When Cigar City Brewing (Tampa, Florida) does something, they tend to do it right. The same could be said for The Bruery (Placenita, CA), so it seemed only right that the two fledging breweries got together for a colloborative effort: Dos Costas Oeste, a farmhouse style saison. It translates to “Two West Coasts,” referring to Tampa being on the western coast of Florida and The Bruery being in California.
The beer is described as “a high gravity ale with coriander, ginger, and sweet orange peel.” Sounds tasty enough, right? Cigar City and The Bruery didn’t stop there. The two breweries, both known for their proficiency in barrel-aging beer with different types of wood, decided to do three different variations aged in different of woods local to Florida, where the beer was brewed. The three wood treatments used were cedar, grapefruit wood, and lemon wood.
Dos Costas Oeste: Cedar
The cedar aroma is very apparent as soon as you open the 750ml bottle, and you can also smell the coriander and ginger. The beer pours a hazy golden orange color with about two fingers of head, which dissipates quickly. As you taste this beer, there is decent carbonation and you can get some coriander and ginger up front, but that quickly changes to being very cedar heavy, and for me, that was a good thing. Tampa is known as “Cigar City,” hence the name of the brewery, and humidors are commonly made with cedar, so this is a perfect fit. The farmhouse funk was also heavily present. While this treatment was very cedar heavy, I enjoyed it. Dos Costas Oeste: Cedar was quite different from other wood-aged beers. Unique and tasty.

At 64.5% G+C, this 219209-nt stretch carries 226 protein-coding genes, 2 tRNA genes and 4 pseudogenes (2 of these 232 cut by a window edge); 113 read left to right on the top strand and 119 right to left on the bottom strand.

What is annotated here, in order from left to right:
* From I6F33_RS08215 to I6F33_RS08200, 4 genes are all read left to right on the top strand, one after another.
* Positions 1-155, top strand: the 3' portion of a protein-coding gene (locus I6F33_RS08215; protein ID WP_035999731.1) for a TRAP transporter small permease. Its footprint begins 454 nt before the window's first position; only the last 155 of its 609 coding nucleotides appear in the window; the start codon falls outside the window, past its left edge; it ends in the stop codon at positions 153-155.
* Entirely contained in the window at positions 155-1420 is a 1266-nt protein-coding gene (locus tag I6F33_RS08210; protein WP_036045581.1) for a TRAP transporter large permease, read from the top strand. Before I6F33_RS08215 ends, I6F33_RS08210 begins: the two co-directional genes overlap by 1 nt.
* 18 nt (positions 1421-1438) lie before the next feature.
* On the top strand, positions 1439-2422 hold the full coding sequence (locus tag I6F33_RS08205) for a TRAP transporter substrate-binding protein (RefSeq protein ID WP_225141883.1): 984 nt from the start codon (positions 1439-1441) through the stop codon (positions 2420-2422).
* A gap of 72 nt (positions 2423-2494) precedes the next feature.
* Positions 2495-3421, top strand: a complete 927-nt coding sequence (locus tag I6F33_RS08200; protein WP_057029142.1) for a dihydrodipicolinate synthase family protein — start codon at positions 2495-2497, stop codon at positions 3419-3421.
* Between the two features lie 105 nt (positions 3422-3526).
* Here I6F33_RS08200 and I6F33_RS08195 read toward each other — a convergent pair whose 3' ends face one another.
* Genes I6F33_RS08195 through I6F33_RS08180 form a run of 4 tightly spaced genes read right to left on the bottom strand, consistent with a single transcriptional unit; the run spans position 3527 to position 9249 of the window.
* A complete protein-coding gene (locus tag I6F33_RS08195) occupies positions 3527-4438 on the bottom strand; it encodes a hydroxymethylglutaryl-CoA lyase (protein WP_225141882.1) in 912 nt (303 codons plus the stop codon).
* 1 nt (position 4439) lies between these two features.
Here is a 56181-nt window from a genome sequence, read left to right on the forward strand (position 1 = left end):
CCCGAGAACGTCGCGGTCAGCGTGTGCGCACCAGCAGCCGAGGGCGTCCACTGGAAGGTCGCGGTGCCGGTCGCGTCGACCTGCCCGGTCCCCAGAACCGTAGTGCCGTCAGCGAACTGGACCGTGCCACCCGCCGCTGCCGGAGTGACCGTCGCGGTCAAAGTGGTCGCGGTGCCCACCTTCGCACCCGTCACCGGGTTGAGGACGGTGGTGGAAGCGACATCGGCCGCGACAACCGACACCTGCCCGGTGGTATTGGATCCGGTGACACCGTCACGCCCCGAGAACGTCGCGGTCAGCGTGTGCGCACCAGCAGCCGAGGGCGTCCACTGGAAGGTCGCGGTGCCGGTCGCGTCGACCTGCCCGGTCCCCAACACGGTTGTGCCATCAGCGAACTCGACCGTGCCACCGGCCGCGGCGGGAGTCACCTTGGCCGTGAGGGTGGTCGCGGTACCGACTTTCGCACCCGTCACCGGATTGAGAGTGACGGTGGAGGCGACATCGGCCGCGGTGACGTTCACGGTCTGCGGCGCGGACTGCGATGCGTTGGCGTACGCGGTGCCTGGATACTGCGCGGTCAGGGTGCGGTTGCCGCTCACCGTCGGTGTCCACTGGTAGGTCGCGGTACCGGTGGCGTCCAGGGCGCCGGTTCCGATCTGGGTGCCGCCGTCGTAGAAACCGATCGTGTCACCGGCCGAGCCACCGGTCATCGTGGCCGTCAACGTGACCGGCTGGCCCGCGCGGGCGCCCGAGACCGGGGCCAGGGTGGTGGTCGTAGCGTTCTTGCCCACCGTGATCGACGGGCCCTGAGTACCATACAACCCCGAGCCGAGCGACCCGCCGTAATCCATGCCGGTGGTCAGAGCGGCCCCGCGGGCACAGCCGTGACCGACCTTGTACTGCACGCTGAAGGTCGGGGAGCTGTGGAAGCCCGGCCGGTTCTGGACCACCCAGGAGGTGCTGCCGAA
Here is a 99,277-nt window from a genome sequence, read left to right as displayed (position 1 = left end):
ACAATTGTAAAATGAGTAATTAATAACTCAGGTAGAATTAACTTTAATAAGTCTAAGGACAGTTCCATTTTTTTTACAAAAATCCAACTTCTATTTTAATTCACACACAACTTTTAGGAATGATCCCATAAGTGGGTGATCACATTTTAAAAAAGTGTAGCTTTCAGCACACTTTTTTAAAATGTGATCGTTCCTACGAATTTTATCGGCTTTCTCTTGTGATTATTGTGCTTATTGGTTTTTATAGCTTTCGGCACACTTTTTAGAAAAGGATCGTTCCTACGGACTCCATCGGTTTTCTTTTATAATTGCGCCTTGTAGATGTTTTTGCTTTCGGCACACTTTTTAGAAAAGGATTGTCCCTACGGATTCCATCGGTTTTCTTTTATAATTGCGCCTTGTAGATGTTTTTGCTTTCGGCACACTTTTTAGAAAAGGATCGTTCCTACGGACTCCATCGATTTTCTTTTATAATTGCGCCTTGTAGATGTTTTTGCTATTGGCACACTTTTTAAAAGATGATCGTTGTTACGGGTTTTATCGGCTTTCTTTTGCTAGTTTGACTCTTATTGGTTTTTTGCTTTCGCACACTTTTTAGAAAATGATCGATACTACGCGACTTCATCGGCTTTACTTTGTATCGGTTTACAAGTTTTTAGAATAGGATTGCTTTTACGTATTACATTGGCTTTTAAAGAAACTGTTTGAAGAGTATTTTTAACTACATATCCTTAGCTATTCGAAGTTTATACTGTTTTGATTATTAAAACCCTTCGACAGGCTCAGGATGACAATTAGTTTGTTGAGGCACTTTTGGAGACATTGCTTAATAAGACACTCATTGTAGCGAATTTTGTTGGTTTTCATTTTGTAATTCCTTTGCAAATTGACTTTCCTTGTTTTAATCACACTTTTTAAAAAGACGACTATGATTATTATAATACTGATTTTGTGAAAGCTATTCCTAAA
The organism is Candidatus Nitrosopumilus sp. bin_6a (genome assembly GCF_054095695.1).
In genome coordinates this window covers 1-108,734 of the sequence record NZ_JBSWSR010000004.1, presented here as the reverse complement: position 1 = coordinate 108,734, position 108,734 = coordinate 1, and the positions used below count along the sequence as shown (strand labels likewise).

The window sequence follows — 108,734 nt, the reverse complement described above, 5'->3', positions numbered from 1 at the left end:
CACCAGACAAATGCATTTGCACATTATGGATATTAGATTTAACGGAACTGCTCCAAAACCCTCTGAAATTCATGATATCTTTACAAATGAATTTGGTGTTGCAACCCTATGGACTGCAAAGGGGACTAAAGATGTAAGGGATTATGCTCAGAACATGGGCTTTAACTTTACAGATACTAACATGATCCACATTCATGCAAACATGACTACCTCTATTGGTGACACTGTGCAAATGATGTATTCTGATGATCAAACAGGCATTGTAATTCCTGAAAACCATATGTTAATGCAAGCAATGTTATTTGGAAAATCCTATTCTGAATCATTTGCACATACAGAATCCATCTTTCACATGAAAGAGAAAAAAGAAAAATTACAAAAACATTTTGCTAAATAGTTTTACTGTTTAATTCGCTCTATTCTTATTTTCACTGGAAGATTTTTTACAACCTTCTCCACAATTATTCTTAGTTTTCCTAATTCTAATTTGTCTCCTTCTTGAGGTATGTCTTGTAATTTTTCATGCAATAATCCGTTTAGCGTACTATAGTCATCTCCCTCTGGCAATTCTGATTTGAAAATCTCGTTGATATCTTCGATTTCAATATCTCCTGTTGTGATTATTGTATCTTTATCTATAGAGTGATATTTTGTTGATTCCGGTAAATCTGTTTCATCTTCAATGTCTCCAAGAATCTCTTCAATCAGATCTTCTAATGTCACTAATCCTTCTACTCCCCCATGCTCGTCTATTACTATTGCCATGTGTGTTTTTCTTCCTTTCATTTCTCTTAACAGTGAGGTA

Dos Costas Oeste: Lemon Wood
As I opened the Lemon Wood, I quickly found that this one is a bottle bomb (sponteneously flowing out of the bottle after opening, similar to champagne). Once I cleaned up the mess, there was some lemon smell to it, but nothing overwhelming. This one has a much more subdued smell as opposed to the cedar treatment. This is also lighter in color – almost a foamy, dark yellow. The taste was much more subdued, and a bit bland in comparision. I got more Belgian yeast in this one, with slight fruit notes. The real downfall to the Lemon Wood variety is the vast over-carbonation, which distracts from the rest of the beer.
Dos Costas Oeste: Grapefruit Wood
The Grapefruit Wood is the one I was most excited for, and was rated the highest on beer sites. Many friends also said that this was the only one of the three worth buying. As I opened the bottle, I got a smell of juicy citrus and a little coriander. The beer pours a murky orange color with some decent lacing on the glass as the head goes down. As soon as you taste the beer, you get a lot of citrus and a fair amount of coriander. The beer has a slight dryness to it from the wood, and an appropriate amount of carbonation. Not as full-flavored as the Cedar, but noticably more so than the Lemon Wood.
Overall, all of the Dos Costas Oeste beers are certainly drinkable and worth trying. They are priced fairly in the $13-$14 range for a 750ml (I bought them in Florida). There is a slight chance you can find a bottle or two of these in a less picked over beercentric store in New York state, but you would have to be lucky, and hope that they don’t gauge you (I saw them at a well known craft beer spot that is known to gauge for $22 a piece, and left them on the shelf). Sadly, Cigar City does not have distribution in Connecticut.
Dos Costas Oeste: Cedar:
Dos Costas Oeste: Lemon Wood:
Dos Costas Oeste: Grapefruit Wood:
If you have any questions, comments, or want to send me samples to review here, I can be reached at firstname.lastname@example.org and facebook.com/northeastbeerhunter.